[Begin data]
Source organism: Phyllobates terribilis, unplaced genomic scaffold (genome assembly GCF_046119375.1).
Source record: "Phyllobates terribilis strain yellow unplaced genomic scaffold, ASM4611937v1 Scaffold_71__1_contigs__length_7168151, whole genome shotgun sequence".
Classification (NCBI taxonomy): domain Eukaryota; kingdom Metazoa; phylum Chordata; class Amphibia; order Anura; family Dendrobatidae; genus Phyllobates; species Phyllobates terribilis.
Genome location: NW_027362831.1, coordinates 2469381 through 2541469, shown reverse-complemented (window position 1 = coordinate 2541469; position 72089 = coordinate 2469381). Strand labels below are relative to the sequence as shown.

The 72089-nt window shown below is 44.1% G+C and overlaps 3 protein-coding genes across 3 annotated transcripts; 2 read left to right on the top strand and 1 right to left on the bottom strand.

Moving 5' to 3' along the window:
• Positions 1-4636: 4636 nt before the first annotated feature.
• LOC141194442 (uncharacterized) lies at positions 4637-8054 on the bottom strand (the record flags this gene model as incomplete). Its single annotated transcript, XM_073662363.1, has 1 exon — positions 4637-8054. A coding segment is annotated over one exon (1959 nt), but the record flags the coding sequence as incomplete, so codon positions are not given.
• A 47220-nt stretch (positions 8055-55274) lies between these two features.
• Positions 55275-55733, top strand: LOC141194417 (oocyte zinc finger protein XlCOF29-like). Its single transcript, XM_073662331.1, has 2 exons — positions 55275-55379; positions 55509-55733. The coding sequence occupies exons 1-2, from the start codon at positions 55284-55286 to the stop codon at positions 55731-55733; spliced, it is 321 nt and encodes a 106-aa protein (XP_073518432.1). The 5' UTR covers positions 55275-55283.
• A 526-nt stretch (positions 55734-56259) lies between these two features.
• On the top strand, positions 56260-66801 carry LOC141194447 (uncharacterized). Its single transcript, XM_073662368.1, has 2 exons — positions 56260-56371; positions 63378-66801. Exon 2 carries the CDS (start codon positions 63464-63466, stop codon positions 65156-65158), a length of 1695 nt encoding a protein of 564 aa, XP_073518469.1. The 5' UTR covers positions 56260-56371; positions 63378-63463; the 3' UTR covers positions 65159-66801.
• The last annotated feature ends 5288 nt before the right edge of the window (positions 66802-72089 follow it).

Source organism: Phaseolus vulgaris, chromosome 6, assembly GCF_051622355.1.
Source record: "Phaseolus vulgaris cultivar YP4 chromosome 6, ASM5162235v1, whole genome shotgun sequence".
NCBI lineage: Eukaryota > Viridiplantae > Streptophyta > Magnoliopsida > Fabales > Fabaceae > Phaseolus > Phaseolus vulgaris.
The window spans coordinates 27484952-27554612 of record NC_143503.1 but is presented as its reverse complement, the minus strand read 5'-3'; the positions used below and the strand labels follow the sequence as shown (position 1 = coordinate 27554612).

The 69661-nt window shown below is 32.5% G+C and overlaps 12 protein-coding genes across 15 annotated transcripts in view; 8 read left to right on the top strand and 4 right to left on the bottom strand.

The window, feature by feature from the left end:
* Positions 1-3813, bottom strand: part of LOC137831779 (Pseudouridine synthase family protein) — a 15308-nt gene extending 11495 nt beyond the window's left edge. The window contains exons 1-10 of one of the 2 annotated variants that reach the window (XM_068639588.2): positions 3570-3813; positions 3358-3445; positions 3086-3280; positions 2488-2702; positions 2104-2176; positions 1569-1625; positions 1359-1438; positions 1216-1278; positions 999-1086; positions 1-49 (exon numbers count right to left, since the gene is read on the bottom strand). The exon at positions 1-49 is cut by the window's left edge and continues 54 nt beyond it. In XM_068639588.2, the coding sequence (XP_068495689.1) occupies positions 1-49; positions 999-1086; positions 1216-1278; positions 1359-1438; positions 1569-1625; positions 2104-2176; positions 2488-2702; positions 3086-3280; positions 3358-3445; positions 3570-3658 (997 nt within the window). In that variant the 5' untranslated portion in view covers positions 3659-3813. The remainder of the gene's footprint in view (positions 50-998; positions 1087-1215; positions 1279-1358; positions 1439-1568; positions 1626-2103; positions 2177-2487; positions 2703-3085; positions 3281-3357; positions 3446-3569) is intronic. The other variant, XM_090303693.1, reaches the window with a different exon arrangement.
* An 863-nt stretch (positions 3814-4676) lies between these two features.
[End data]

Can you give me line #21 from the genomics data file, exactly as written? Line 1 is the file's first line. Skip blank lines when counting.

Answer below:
* An 863-nt stretch (positions 3814-4676) lies between these two features.